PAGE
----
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19th Jun 2014 3:15pm | By Editor
Not since Anzac day has there been a gathering of Kiwis this large in the UK.
Artists from New Zealand will be taking over Scotland’s cultural capital for the annual Fringe Festival this summer.
Nearly 200 creative exports from the land of the long white cloud will be making the journey in August to perform on stages such as Assembly Festival and Summerhall. Actors, dancers, writers, musicians, Maori performing artists, painters and spoken word showfolk are amassing forces in the largest ever cultural collaboration of Kiwis performing together outside of New Zealand.
Supported by Creative New Zealand, established Kiwi companies such as Auckland Theatre Compay and dance group Black Grace will perform alongside Te Matatini, the national Kapa Haka champions, as well as lesser-known acts such as Little Dog Barking, who will bring storytelling, mime and magic to the streets of Scotland with Duck, Death and the Tulip.
Various themes will emerge throughout the three week summer theatre season, including national identity, war, commonwealth and survival - all issues poignant in Scotland at this time, who will be holding a referendum on whether Scotland should be an independent country this September.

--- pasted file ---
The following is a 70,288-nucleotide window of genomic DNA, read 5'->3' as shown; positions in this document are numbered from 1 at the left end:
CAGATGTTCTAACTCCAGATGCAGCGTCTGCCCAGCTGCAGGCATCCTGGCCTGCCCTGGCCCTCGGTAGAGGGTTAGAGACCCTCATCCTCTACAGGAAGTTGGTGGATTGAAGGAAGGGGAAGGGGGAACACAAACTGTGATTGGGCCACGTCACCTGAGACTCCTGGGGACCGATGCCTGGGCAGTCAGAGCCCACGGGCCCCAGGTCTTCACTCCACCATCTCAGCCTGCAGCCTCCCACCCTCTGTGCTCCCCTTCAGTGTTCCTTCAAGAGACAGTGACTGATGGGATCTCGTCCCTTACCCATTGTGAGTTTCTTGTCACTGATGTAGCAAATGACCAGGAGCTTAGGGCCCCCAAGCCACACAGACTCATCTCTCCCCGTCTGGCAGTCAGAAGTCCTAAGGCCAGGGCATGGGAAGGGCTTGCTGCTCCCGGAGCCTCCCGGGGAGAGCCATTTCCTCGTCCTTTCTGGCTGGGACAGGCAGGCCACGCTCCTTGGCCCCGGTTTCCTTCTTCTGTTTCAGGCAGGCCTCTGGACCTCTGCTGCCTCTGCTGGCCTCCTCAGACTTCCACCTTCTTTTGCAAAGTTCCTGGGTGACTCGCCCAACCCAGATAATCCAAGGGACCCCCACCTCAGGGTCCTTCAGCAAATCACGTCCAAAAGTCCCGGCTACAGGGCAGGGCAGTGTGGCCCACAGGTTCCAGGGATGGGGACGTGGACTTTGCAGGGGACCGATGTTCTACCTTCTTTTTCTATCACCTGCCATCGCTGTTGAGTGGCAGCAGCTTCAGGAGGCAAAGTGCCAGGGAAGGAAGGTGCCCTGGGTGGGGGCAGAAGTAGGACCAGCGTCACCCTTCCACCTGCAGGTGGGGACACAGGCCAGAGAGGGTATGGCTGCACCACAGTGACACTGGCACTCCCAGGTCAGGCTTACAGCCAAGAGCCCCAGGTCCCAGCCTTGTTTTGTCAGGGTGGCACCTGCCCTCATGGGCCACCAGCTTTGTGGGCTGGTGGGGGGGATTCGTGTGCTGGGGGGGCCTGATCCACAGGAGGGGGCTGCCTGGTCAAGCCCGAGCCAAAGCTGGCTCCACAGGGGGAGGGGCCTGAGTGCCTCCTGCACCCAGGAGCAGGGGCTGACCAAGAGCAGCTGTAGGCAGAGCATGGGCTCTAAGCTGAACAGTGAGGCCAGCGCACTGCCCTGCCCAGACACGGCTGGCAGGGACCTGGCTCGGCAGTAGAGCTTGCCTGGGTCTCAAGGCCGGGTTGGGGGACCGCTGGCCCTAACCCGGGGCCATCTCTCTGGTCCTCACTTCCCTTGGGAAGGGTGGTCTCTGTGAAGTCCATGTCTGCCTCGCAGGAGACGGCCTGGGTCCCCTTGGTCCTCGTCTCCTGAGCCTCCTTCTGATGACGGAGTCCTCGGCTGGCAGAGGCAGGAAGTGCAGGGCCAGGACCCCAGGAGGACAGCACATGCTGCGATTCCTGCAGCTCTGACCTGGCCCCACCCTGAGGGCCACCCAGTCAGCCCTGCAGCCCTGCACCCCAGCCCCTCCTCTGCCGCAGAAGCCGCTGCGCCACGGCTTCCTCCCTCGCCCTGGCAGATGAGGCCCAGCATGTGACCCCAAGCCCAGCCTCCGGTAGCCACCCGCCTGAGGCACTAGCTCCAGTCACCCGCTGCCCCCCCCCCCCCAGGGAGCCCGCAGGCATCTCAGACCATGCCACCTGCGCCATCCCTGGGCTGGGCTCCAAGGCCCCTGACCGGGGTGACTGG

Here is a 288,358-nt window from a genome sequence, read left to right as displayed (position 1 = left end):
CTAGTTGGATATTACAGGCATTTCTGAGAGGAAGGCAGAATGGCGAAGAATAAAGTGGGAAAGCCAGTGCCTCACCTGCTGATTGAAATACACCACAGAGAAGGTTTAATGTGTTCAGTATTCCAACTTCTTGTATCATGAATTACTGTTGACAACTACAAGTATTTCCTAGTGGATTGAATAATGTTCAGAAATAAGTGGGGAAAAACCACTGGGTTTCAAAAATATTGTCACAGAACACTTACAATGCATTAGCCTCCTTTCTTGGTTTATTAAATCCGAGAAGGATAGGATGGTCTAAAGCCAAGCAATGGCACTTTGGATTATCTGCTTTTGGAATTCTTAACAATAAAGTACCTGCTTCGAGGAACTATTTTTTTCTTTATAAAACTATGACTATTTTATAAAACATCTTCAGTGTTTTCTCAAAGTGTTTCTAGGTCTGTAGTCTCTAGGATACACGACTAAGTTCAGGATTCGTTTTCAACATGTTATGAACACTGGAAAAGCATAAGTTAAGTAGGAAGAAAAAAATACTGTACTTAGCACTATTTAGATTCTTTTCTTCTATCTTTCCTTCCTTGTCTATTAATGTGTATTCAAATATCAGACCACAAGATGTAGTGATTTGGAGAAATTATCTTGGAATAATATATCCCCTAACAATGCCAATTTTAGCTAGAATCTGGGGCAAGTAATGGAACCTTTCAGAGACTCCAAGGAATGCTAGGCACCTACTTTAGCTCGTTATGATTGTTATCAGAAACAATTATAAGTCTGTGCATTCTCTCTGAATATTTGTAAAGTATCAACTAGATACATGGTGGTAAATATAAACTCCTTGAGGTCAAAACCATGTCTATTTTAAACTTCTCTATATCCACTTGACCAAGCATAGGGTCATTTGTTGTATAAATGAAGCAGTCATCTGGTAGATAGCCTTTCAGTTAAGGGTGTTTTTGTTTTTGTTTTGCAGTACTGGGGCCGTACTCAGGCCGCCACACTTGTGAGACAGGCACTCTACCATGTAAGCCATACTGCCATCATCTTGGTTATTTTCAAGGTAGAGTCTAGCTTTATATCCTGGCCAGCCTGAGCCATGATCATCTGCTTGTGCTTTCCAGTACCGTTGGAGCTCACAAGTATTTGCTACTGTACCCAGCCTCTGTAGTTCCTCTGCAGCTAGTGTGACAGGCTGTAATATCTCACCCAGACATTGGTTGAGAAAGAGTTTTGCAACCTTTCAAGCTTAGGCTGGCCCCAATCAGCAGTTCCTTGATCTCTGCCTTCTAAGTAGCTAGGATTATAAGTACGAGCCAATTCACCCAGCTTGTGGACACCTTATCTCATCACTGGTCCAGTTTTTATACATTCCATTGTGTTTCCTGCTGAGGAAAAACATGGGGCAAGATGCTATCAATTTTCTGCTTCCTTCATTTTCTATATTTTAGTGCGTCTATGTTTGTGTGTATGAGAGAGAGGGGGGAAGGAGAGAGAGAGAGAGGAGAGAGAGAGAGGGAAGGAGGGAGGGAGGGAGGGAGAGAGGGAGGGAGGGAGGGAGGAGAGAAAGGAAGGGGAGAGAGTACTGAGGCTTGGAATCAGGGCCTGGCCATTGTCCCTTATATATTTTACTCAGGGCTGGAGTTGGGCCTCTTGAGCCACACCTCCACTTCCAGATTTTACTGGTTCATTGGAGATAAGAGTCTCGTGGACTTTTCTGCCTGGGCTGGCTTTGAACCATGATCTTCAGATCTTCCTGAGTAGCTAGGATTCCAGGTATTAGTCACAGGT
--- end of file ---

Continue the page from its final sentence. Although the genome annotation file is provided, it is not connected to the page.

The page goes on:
Amongst the presentation of NZ arts and culture is Aeotaeroa’s first ever Pacific musical, The Factory. Performed by Kila Kokonut Krew - NZ’s only theatre company with a sole focus on the Pacific voice - the show, which has been described as 'the Pacific Les Mis', explores the Samoan migrant experience through funk music, song, dance and narrative.
Other works concentrated on national identity include HAKA, Te Matatini, a poignant piece showcasing the original war dance of New Zealand in celebration of those who fell and those who returned.
See award-winning play On the Upside Down of the World by Auckland Theatre Company and Laurel Devenie, based on the true story of Lady Mary Ann Martin, an intrepid adventurer who emigrated from England to New Zealand, where she campaigned against injustice to Maori’s in the late 1800s.
Be sure to book your tickets to see Black Grace’s collection of choreography by Neil Ieremia based on South Pacific storytelling traditions. The dancers make their Edinburgh debut with an innovative program - Minoi, which fuses traditional Samoan and contemporary styles; Pati Pati, utilising body percussion and children’s hand games; Gathering Clouds, a personal response to comments on immigration issues and diversity and Mother Mother, originally choreographed for a video for Fat Freddy’s Drop.
For an intense and immersive theatrical experience, be part of the show with The Generation of Z. Royale productions are bringing a Zombie inspired site-specific show to the festival, where the audience will have to fight for their own survival in a post-apocalyptic world.
Chief Executive of the Edinburgh Festival Fringe, Kath Mainland, said: “As the world's largest arts festival, and one of the most significant international arts markets, the Edinburgh Festival Fringe is the perfect place to show off New Zealand's cultural wares to the world.’’
Click here for the full listings